How to make eating fun for kids: exploring food using the 5 senses

by BabyYumYum
Baby Yum Yum - How to make eating fun for kids exploring food using the 5 senses
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We often forget that eating is a sensory activity – especially for babies and toddlers because everything still seems so new and exciting. If you want them to take an interest in trying new foods, and to have fun while doing it, encourage them to use all 5 senses when eating. Watch out moms: things are about to get messy!

Make eating fun for kids using the 5 senses: Smell

You know how the smell of bread baking will instantly make your tummy rumble, or remind you of afternoons spent baking with your grandmother?

Well, the same thing will happen with your children, they just haven’t gotten familiar with all the smells yet.

So, have your children nearby (but safely out of danger) when you’re cooking, and ask them if they like the smells wafting through the air.

And when you sit down to a meal, encourage them to have a good sniff of everything on their plate – if the food smells good, they’re far more likely to want to try it!

Make eating fun for kids using the 5 senses: Sight

We all ‘eat with our eyes’ so put a little effort into the way you present your child’s food. Piling loads of food onto a plate may be overwhelming, or even off-putting, for them.

Try dishing up little bits at a time and present it in an appealing way. You don’t have to go all out but blueberries, baby tomatoes and slices of cucumber are easily shaped into a smiley face that might convince a picky eater to try something new.

Smart tip: print out (or draw) a rainbow on a piece of paper. Fill each colour of the rainbow with food in the matching hue – so strawberries, cherries and tomatoes for red.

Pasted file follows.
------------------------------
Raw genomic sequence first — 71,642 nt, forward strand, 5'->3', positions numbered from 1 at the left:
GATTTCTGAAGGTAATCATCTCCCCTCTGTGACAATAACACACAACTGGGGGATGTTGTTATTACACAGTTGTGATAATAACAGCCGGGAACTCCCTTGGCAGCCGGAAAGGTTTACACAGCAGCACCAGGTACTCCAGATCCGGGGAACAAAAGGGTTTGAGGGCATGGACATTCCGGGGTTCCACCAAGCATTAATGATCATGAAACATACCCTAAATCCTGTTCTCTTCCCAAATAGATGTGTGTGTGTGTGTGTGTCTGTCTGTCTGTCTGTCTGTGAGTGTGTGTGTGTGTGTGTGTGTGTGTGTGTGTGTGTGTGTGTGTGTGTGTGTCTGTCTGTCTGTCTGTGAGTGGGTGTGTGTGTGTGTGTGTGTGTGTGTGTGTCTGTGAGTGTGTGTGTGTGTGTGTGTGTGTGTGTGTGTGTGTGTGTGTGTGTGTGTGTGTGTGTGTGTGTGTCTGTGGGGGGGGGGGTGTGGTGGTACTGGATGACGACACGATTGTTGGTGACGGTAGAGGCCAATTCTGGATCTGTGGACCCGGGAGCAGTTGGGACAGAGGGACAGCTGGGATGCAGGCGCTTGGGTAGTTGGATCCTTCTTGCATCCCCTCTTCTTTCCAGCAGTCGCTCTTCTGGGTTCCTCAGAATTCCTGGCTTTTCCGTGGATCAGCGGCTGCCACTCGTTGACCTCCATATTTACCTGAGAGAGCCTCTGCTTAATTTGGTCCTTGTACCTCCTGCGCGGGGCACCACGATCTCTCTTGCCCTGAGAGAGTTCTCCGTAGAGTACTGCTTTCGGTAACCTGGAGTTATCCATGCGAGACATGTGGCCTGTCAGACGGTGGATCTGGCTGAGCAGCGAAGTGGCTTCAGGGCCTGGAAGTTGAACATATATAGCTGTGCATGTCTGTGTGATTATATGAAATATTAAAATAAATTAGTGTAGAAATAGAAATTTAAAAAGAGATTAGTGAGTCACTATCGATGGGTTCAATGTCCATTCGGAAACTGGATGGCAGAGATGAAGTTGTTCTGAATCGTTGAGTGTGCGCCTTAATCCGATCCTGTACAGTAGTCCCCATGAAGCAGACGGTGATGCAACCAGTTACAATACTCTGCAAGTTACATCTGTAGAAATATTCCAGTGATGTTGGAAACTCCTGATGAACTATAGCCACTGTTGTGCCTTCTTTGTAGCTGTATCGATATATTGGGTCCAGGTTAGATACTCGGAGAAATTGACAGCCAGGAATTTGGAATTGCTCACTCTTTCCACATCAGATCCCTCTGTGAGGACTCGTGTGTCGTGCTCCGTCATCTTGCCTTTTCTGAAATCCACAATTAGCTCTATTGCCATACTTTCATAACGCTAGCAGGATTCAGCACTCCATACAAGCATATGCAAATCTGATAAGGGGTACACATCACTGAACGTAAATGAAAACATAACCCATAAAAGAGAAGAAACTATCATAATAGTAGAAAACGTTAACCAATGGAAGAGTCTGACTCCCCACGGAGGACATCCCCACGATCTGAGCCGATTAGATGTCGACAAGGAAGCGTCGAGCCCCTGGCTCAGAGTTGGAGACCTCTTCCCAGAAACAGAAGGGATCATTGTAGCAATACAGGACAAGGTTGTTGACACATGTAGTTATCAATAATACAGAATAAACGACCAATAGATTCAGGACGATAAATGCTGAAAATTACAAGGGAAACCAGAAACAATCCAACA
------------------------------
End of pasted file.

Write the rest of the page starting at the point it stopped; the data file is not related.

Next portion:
Make eating fun for kids using the 5 senses: Taste

When it comes to food, taste is probably the most important sense, but it can also be what gets the biggest reaction out of kids – believe it or not, spitting and gagging are just a part of getting used to new flavours.

Ask them if the lemon is sour or sweet, or if they like the combination of something sweet like fruit paired with something salty.

Not many children start out loving broccoli and Brussels sprouts so don’t be disheartened if they reject it at first – studies have shown that it can take between 10 and 15 exposures before a child feels comfortable enough to try a new food so repeated exposure (and a parent’s patience!) is key.

How to make eating fun for kidsMake eating fun for kids using the 5 senses: Sound

Even kids who aren’t crazy about raw carrots might like the cruuuuunch sound they make when they bite into them.

Let your little one squash puffed cereal between their fingers, or tell them to pay attention to the fizzing sound it makes while dissolving on their tongue.

Make eating fun for kids using the 5 senses: Touch

It might go against everything you were taught as a child, but allow your little one to play with their food! They’ll reap the sensory benefits of running their hands through spaghetti, purees, jelly and raw veggies.

They’ll love discovering that kiwi fruit is furry, orange segments are squishy and that banana skins are rubbery.

They also need to get used to the different textures on their tongues so try to incorporate a variety of soft, crunchy, crispy, lumpy, hard and sticky textures.

Often children develop a dislike for certain textures as they get older and exposing them to different textures early on in the weaning process can help avoid this.

This article was originally written for Squish.

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